The promised new era of competition is officially off andrunning in Canadian gas transportation after the National EnergyBoard approved a small project with large implications, AECSuffield Gas Pipeline Inc.

The ruling is a landmark package that included authorizing abypass around Nova Corp.’s 40-year-old franchise in the chiefgas-producing province of Alberta, introduction of “market-based”negotiated tolling, and rejection of attempts to preserve the oldorder by the Alberta Department of Energy and environmentalists.

AEC Pipeline, wholly-owned by Alberta Energy Co., was told to goahead and build by Nov. 1 a C$22.8-million (US$16-million), 72-mileroute for 175 MMcf/d of capacity from the parent company’s prolificSuffield field in southeastern Alberta to a connection withTransCanada PipeLines in southwestern Saskatchewan at Burstall.

The construction application ignited a hot flurry of protests byNova when it was made last September, as an allegedly unnecessaryduplication of facilities that would reduce use of the traditionalgrid and generate rate increases under traditional cost-of-servicetolling enforced by the Alberta Energy and Utilities Board. Thefight lasted until late spring, when Nova withdrew all itsobjections to comply with the spirit of an accord on competition itand TransCanada signed with Canadian gas producers’ tradeassociations. The old-line transporters agreed to switch ratherthan fight, by working on new approaches that will let them competeon an even footing with upstarts like AEC Pipeline.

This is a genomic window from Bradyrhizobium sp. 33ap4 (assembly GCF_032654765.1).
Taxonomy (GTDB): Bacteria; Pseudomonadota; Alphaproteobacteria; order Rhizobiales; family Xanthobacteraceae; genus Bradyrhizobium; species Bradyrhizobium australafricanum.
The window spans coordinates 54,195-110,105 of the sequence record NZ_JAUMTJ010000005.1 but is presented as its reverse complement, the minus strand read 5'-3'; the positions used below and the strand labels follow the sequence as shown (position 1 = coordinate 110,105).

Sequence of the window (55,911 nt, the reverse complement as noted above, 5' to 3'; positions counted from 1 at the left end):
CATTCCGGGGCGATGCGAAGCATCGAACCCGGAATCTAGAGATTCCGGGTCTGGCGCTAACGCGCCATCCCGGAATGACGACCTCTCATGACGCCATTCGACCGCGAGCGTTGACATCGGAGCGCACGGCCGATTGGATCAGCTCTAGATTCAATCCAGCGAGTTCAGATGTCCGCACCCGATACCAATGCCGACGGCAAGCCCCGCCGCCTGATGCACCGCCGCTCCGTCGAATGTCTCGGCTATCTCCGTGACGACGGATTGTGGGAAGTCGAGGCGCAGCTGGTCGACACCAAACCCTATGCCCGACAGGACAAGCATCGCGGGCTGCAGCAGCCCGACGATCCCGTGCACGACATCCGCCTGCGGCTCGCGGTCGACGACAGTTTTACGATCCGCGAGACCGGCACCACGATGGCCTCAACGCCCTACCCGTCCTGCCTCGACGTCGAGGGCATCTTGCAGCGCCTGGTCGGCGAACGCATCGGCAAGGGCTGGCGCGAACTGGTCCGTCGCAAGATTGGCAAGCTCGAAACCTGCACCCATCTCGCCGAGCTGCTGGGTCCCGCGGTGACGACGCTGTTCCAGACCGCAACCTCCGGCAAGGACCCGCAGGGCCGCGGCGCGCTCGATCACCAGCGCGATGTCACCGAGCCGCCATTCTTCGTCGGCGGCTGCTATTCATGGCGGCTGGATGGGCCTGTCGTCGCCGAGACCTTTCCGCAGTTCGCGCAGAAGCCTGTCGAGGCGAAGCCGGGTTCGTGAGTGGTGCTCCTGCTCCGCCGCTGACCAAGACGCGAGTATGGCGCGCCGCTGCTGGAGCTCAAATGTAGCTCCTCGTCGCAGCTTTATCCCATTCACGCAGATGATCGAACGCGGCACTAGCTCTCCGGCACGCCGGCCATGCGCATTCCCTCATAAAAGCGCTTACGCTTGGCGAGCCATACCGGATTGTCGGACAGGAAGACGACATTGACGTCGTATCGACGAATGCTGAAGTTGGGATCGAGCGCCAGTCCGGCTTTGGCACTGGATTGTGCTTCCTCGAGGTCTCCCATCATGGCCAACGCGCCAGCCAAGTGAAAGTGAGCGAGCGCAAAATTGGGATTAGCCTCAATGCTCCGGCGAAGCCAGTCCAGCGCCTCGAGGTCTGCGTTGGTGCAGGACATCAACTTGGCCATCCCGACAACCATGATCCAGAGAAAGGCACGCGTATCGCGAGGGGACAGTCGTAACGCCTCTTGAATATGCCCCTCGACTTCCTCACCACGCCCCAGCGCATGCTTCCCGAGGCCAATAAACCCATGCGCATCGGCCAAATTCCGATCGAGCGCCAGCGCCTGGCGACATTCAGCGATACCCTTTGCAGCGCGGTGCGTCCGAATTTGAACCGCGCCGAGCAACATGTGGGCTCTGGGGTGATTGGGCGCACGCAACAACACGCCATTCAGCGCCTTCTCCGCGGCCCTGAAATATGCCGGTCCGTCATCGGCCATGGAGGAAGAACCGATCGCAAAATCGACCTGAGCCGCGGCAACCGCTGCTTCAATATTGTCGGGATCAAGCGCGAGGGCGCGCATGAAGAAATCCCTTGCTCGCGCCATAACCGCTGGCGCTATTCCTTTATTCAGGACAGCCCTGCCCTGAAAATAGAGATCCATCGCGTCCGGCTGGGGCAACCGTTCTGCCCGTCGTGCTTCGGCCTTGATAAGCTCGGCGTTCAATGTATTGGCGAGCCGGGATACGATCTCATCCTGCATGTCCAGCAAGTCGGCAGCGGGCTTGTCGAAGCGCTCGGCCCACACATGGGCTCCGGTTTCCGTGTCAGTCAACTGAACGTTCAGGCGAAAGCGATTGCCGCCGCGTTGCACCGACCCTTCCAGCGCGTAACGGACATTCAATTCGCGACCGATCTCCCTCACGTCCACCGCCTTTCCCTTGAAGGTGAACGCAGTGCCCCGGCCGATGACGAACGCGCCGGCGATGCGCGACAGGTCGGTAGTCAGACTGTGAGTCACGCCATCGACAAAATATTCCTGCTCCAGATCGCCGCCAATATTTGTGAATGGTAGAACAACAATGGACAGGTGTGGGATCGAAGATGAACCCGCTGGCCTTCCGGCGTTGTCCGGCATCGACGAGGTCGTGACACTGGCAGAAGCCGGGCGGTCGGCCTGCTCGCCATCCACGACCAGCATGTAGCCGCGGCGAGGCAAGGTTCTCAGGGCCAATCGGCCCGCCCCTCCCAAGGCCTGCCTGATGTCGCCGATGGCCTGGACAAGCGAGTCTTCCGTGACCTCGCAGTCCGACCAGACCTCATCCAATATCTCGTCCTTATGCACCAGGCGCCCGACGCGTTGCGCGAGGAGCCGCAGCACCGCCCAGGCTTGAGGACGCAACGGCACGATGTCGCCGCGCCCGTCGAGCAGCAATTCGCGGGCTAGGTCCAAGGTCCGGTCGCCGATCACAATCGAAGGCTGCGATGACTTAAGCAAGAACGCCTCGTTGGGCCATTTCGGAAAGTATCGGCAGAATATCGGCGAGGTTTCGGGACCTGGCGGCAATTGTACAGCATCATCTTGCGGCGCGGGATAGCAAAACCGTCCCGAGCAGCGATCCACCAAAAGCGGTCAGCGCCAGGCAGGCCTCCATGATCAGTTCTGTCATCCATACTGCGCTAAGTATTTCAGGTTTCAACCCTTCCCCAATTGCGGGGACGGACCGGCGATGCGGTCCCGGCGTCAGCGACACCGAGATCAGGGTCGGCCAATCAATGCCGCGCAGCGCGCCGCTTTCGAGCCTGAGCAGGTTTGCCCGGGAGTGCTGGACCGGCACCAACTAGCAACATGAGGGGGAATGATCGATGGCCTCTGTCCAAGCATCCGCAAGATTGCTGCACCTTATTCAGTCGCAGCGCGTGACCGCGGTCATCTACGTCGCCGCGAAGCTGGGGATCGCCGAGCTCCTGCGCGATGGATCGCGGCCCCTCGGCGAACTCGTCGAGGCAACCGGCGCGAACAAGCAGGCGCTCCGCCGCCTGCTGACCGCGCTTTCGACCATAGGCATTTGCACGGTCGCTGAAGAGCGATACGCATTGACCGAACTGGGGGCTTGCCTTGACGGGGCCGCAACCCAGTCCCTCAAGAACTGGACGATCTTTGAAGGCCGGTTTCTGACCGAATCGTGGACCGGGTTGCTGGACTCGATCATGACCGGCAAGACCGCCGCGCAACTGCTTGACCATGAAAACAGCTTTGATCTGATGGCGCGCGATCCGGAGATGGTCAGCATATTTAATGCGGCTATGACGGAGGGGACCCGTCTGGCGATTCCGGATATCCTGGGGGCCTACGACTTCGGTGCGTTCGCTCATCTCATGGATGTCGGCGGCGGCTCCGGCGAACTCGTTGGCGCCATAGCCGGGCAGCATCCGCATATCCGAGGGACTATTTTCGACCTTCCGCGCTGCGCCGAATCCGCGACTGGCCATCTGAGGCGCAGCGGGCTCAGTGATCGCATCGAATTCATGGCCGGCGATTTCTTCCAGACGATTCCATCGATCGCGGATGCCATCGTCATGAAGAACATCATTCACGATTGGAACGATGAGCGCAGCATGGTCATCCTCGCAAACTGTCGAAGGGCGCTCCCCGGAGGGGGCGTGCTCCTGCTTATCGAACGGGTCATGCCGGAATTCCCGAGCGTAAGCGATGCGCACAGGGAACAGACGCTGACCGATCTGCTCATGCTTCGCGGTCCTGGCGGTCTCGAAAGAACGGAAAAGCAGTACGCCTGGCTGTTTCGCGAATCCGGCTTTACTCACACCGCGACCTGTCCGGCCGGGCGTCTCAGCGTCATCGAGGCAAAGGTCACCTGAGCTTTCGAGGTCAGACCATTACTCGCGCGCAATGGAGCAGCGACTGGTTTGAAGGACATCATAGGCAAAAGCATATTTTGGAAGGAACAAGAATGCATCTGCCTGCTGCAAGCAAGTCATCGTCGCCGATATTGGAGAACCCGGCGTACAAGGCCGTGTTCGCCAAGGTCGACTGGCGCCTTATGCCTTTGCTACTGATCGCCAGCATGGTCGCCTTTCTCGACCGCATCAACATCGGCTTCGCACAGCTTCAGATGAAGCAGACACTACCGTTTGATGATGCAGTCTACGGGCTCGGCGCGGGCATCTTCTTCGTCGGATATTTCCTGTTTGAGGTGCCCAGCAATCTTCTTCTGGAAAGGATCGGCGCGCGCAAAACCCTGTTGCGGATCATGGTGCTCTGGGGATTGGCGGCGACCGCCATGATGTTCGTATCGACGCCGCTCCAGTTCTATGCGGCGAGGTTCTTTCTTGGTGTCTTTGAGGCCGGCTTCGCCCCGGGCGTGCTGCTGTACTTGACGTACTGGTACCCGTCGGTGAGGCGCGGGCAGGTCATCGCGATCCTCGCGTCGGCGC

The new bypass departs sharply from Canadian tradition with amarket-based tolling system, where shippers negotiate fixed ratesfor the lifetimes of service contracts and earn discounts bysigning long-term agreements. AEC’s shippers, primarily AlbertaEnergy’s AEC Marketing and also GEX Resources and Channel LakePetroleum, estimate they will achieve annual savings of C$6.2million (US$4.4 million) compared even to revised, distance-basedrates under negotiation between Nova and the rest of the Canadianindustry. AEC shippers pay fixed rates ranging from C14.7 cents(US10.5 cents) per gigajoule under 20-year service contracts toC17.5 cents (US12.5 cents) under five-year deals.

©Copyright 1998 Intelligence Press Inc. All rights reserved. Thepreceding news report may not be republished or redistributed, inwhole or in part, in any form, without prior written consent ofIntelligence Press,Inc.